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Do your clients really value you or are you just cheap?

Do your clients really value you or are you just cheap?

I took this photo in London recently.  I’d been to a conference in the city and I got such a buzz walking to the tube station afterwards taking photographs of the fantastic architecture and the new buildings underway.

Yesterday I was in Manchester at Salford University delivering my first ever guest lecture.  I was asked to do a lecture on Corporate Strategy to their final year Construction and Project Management students.

The students have been given a project to study a large construction company to prepare a strategic appraisal of their organisation.  This includes how they compete in terms of pricing and differentiation.

Earlier this week I was at a Construction Industry Council meeting and Dame Judith Hackitt gave a presentation on her report,  ‘Building a Safer Future‘  and her recommendations following the Grenfell Disaster.  One of the things that is highlighted in the report is the “race to the bottom” stemming from a prime motivation to do things quickly and cheaply which we know happens in our industry as the profit margins are so low.

In my lecture I talked about the importance of vision, mission and values and how value and ethically driven organisations are proven to be so much more profitable.  A lot of people think this is just ‘fluffy stuff’, but it makes real business sense as well as being the right thing to do.  It also makes a difference in attracting new talent.  Young people coming into our industry want to feel part of something and they want to know why you do it and not just what you do.

This is the subject of a fantastic book and TED Talk by Simon Sinek, author of ‘Start with Why’.  He talks about how much more powerful and magnetic the ‘why’ is to a prospective client and employee rather than the ‘what’ and how that impacts on profitability and talent retention.

“Knowing your WHY is not the only way to be successful, but it is the only way to maintain a lasting success and have a greater blend of innovation and flexibility.  When a WHY goes fuzzy, it becomes much more difficult to maintain the growth, loyalty and inspiration that helped drive the original success”.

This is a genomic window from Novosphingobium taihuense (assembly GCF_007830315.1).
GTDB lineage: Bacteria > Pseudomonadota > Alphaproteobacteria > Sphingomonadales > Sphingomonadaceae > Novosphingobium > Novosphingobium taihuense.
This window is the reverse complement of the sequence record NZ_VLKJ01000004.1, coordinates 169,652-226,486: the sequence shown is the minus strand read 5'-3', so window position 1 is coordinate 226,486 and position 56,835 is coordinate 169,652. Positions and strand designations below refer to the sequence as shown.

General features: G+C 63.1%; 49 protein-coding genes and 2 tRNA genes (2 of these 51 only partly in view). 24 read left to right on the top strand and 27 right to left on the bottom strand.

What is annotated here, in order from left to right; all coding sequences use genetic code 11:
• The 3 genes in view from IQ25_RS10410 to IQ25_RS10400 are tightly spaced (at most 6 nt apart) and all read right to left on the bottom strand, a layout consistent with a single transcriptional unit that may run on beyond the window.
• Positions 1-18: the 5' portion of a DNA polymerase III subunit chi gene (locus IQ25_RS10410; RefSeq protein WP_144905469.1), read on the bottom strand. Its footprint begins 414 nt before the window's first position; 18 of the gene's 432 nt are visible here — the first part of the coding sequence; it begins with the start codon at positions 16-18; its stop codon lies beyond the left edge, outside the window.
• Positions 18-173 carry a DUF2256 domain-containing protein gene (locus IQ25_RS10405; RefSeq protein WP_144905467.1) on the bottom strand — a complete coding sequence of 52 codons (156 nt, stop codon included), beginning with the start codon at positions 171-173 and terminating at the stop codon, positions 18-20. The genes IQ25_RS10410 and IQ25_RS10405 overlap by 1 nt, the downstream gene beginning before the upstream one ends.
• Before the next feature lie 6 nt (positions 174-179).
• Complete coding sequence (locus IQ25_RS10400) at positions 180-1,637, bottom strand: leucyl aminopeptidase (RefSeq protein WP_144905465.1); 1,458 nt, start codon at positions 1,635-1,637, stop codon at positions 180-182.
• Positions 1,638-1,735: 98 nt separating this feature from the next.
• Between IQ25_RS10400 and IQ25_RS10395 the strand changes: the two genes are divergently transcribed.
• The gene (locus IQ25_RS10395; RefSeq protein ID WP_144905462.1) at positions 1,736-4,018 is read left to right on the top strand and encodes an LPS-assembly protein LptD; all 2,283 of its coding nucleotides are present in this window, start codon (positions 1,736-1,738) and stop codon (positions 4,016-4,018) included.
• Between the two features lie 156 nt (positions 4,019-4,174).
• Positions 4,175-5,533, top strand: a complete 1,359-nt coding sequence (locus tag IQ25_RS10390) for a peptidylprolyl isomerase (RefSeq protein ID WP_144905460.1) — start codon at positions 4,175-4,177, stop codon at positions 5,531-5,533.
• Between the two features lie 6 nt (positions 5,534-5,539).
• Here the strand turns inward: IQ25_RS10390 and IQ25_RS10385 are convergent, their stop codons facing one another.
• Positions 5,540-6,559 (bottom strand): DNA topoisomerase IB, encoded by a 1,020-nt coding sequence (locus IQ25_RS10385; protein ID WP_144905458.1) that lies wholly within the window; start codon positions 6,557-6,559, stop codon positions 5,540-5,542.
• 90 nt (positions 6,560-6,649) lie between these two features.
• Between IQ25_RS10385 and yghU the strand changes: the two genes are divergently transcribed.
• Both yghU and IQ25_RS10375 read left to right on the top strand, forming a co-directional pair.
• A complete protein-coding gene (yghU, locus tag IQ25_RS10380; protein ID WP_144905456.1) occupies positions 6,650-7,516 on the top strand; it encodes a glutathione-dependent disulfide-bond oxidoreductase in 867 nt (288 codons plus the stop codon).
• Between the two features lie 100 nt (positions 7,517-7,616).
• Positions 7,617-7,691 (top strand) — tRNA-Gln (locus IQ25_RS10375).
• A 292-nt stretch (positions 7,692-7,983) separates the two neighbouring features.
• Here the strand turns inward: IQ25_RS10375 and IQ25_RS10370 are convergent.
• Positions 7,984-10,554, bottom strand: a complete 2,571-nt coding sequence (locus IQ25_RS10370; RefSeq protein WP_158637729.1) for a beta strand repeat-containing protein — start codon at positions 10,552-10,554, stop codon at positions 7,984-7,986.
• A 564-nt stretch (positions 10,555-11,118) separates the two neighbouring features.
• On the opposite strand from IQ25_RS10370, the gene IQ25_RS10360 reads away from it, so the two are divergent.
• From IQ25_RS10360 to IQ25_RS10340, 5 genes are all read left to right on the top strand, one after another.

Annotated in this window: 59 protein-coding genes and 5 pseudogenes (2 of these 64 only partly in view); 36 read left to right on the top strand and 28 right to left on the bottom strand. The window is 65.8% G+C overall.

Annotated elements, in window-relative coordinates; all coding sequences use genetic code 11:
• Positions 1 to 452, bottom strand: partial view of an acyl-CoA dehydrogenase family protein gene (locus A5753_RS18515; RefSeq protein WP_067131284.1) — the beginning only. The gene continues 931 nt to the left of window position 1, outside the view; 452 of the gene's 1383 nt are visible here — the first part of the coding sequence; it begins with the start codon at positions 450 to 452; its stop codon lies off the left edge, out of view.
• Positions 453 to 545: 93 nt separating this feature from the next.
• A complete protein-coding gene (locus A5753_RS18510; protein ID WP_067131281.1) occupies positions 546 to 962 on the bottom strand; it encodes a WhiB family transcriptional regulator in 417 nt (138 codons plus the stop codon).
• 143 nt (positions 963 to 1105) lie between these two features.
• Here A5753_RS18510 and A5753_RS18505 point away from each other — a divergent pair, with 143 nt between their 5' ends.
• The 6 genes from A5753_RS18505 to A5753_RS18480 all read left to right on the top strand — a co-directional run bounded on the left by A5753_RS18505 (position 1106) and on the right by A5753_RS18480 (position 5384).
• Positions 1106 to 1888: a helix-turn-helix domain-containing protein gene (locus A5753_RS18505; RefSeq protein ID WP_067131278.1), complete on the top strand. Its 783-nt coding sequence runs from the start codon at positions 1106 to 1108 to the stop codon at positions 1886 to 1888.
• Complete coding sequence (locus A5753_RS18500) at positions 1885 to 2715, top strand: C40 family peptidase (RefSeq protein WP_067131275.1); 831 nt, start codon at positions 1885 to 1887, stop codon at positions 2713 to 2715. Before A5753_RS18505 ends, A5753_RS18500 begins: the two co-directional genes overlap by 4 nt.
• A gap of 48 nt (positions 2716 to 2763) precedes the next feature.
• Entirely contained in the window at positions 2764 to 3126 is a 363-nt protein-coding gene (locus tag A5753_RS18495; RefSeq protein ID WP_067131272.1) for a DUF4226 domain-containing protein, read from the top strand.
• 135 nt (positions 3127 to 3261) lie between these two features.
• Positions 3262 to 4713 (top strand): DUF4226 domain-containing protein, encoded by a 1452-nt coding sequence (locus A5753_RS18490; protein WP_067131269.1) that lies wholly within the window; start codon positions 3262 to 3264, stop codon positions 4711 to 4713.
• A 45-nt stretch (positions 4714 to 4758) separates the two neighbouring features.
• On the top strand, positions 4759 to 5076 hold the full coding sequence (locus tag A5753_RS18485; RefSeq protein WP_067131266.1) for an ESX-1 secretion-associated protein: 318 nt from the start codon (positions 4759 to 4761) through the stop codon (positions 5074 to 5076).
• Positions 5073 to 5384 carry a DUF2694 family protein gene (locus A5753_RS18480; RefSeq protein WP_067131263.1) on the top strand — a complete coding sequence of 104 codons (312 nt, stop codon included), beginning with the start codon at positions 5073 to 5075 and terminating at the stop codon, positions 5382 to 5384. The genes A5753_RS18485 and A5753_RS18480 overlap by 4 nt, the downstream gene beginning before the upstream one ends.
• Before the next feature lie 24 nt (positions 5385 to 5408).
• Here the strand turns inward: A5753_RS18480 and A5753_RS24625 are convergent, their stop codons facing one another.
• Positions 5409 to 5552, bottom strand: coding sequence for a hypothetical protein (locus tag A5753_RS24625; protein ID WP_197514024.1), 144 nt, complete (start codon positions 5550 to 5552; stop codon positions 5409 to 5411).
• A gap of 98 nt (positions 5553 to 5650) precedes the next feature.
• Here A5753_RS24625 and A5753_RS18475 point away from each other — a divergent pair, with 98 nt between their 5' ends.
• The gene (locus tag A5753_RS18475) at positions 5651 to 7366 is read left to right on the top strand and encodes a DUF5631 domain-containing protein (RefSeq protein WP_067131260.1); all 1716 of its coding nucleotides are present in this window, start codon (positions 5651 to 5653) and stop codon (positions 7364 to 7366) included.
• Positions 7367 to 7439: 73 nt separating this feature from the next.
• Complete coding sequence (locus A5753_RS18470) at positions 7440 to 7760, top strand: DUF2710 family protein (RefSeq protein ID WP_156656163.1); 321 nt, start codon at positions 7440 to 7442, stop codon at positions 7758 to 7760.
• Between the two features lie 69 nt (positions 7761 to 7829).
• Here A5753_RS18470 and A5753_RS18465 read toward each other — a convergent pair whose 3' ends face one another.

As part of my research I looked at quite a few websites of both large and small companies (including the one the students are looking at) and what I found really interesting was hardly any of them had their vision, mission or values on their home page.  There was nothing on there that really gave a snapshot of who they were and what drives them.  If I were a potential client or employee, I’d be underwhelmed.

I truly believe it’s time for a revolution in the industry and part of that revolution is for companies to really start to value themselves and really demonstrate that value in how they communicate and are perceived by the outside world.

In my lecture I talked about the importance of a ‘Value Proposition’.  This is a statement that introduces you to prospective buyers and helps you make a strong first impression.  It describes the value you promise to deliver to your customer and it’s what makes your product attractive and stand out from your competition.  It’s specific, pain-focused and exclusive.

Again, there were no value propositions on the websites I looked at.

If we are ever going to stop the race to the bottom, companies need to really look inward and pull out all of the amazing value that they bring to the table.  We build some awesome buildings, just like in this photo.

One of my clients is doing just that at the moment.  I started working with a small house building company earlier this year and they are flying.  They’ve gotten really clear on their values, which is making a positive impact on their culture and their profits as one of them is ‘zero waste’. When you look at their website their values and mission are prominent and they are really standing out from their competitors, so much so that they’ve just been awarded their biggest contract to date and their profit margin is 10%.  They were asked to reduce their costs during negotiations but refused to budge on their profit margin.  They weren’t the cheapest, but they are the best.  It can be done.

So, my questions for you now are, what is your ‘why’ and when are you going to start your own revolution?

If you want any help in getting started, click here and let’s talk.

Have a great weekend.